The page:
5 Questions To Ask Before Baptizing A Child
I don’t know of a more exciting or scary question than, “Mom, Dad, I want to get baptized!” Initially, we are all excited. Our child has become (or may soon be) our brother in Christ! Praise God for what he has done!
But then the doubts rumble in like a summer thunderstorm. Are we sure junior is saved? Maybe he’s confused. Maybe, he’s trying to impress us? Maybe, he thinks the water has magical powers. We don’t want to discourage him, but at the same time we don’t want to give him false hope, ruining him forever. What do we do?
Well first and foremost, we pray for wisdom and discernment. Second, we seek wise counsel. Take time to talk with your pastor or with an elder in your church. And third, we evaluate our kids’ heart against the scriptures. I have found the following five questions to be very helpful for evaluating a kid’s interest in Baptism.
Does my kid understand the gospel?
The first test for any profession of faith is knowledge (Romans 10:14). If our kid doesn’t know the gospel, (God rules, we sinned, Jesus Saves, and we respond) he is not saved. Our son may have zeal, enthusiasm, and a genuine interest in Jesus. But, he does not have salvation. Excitement alone does not save.
And while we shouldn’t expect a kid to be able to discuss the fines points of Supralapsarianism, we must expect them to know the gospel prior to Baptism. Just saying a prayer and walking an aisle no more makes a kid a Christian than singing “Yellow Submarine” makes you or me a member of the Beatles. There is no salvation apart from knowledge.
Does she claim Jesus as her savior?
Kids who are truly saved will claim to be following Jesus. They will say things like, “Jesus is my savior; He saved me, I asked him to come into my heart; and I want to be like Jesus.” A kid who loves Jesus will identify with Him before Baptism.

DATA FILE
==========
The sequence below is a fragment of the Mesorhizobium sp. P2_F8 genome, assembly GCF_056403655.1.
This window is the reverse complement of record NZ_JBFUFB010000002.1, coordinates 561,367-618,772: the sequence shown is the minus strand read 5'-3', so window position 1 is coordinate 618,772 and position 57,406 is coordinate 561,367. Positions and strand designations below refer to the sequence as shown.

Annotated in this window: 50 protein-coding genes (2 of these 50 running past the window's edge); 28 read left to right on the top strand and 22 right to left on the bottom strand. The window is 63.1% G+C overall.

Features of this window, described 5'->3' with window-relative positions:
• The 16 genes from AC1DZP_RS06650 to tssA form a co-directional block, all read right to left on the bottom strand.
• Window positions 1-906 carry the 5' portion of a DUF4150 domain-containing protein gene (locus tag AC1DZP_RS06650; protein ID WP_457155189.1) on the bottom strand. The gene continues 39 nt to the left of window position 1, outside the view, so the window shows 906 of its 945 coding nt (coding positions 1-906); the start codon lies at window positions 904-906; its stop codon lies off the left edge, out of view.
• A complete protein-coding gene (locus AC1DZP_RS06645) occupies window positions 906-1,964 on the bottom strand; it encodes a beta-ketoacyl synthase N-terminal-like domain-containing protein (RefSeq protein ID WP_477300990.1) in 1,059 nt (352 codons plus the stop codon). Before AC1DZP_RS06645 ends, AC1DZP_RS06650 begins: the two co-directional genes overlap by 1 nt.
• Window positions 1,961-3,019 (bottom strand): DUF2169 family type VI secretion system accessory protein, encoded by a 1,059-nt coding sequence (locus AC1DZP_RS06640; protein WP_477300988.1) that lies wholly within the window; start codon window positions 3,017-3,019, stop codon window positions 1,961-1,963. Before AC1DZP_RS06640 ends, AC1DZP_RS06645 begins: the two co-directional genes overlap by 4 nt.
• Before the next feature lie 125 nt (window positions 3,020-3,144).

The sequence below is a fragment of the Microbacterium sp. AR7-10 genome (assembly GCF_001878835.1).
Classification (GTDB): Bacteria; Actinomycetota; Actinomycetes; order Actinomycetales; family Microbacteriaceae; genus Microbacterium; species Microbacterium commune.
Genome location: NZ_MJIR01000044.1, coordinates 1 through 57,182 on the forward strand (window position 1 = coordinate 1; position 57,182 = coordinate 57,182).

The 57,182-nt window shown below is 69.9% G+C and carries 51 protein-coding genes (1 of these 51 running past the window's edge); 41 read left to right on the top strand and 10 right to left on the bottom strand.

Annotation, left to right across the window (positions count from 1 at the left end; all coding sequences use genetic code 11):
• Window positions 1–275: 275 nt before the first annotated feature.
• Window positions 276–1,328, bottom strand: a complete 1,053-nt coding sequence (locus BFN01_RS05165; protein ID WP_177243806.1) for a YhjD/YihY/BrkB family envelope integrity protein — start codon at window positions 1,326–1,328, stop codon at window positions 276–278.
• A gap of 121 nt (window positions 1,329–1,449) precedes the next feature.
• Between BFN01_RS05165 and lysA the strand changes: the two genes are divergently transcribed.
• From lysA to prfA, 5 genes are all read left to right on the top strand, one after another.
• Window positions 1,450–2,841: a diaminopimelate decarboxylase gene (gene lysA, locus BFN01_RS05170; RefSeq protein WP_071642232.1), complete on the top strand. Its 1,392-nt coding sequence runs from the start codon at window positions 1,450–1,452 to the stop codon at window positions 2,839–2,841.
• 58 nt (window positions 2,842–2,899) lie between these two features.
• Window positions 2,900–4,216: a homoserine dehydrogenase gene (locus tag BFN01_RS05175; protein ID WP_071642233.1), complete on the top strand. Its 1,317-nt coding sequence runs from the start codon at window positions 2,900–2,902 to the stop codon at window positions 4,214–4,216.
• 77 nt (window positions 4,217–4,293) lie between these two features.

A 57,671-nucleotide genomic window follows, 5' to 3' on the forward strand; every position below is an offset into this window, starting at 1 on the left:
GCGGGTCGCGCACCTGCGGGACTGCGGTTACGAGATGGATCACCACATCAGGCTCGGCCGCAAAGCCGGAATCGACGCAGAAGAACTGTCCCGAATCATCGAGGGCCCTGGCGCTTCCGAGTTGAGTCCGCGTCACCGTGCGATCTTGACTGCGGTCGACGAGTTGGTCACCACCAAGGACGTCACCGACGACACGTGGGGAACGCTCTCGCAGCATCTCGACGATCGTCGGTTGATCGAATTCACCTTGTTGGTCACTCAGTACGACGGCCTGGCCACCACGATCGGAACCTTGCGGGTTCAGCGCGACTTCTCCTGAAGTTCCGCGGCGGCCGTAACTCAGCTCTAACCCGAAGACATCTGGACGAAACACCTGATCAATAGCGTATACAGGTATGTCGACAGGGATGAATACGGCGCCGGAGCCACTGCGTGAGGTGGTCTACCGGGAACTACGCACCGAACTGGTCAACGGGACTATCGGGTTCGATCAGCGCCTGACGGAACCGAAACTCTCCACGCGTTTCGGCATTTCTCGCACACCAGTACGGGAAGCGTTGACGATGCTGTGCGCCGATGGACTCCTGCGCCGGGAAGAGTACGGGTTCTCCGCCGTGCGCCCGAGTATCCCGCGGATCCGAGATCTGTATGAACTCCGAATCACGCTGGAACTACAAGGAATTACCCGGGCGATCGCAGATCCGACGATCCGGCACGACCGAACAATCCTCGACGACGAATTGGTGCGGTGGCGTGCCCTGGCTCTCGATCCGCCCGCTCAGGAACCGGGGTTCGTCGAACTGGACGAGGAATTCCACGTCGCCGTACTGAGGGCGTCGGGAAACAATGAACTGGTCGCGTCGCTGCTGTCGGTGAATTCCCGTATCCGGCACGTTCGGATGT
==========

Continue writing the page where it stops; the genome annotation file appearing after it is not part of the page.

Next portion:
Has his life changed?
This is the big one. We read in 2 Corinthians 5 that people become new creations at conversion. Kids are no different. The same Holy Spirit who redeems adults redeems kids. Once saved, our angry kids will become loving. Liars will become truthful. Bad students will begin paying attention in class. In short, our sons and daughters will begin acting like Jesus. True faith always produces good works.
But if your kid still hates his sister, he is not a Christian. Understanding and verbal confessions do not equal salvation. In James 2:19, we read that even the demons know about God. True faith is always involves action.
How do you know if your kid has changed? Dr. Stuart Scott has used the analogy of a film strip. If most of the strip is filled with good frames, we know a kid has changed (even if a frame here or there is damaged). But if the majority of the film strip is frayed and marred, we know our kid’s heart is unredeemed. We must elevate the fruit of our kid’s life before baptism.
Does she get baptism?
Kids want to get baptized for a whole host of reasons. They want to be like their friends. They think baptism saves. Or quite simply, they like the attention. Before we encourage a kid to jump into the pool, we need to make sure they understand the purpose of Baptism. Namely, Baptism is a symbol by which Christians proclaim that God has saved us from our sins through His death on the cross (Colossians 2:12-13, Romans 6:3-4; 1 Peter 3:21). If kids understand baptism, they are almost ready! If our kid doesn’t get baptism, we probably need to swing back up to question one.
Is he excited about baptism?
Kids who get saved will be excited about what God has done! They will want to get baptized like the Ethiopian eunuch and the Phillipian jailer (Acts 8:36-38; 16:32-33). No believing child or person has to be dragged into the baptism pool. Sure some kids may be scared of standing in front of people. And, we should encourage them. But if our kid truly loves Jesus, he will always want to get baptized regardless of his fears. True believers are excited about their savior and want to follow him!
If a kid knows the gospel, claims Jesus, has good works, gets baptism, and wants to get baptized, I think we should encourage her towards Baptism. But If our kid lacks knowledge, works, or enthusiasm, we keep teaching her the gospel, waiting for God to work.
I hope these 5 questions have proved helpful for you! When do you think a child is ready for baptism?